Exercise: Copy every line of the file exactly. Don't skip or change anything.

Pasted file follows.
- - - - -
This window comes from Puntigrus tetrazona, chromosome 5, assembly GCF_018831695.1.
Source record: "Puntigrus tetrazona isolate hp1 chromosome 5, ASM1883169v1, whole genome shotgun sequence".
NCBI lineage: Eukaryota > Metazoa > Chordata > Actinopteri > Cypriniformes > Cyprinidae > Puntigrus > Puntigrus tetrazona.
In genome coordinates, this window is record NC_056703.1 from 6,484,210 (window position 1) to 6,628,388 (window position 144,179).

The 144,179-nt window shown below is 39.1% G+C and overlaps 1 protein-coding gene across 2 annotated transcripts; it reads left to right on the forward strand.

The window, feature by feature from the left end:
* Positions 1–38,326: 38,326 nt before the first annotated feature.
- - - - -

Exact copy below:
This window comes from Puntigrus tetrazona, chromosome 5, assembly GCF_018831695.1.
Source record: "Puntigrus tetrazona isolate hp1 chromosome 5, ASM1883169v1, whole genome shotgun sequence".
NCBI lineage: Eukaryota > Metazoa > Chordata > Actinopteri > Cypriniformes > Cyprinidae > Puntigrus > Puntigrus tetrazona.
In genome coordinates, this window is record NC_056703.1 from 6,484,210 (window position 1) to 6,628,388 (window position 144,179).

The 144,179-nt window shown below is 39.1% G+C and overlaps 1 protein-coding gene across 2 annotated transcripts; it reads left to right on the forward strand.

The window, feature by feature from the left end:
* Positions 1–38,326: 38,326 nt before the first annotated feature.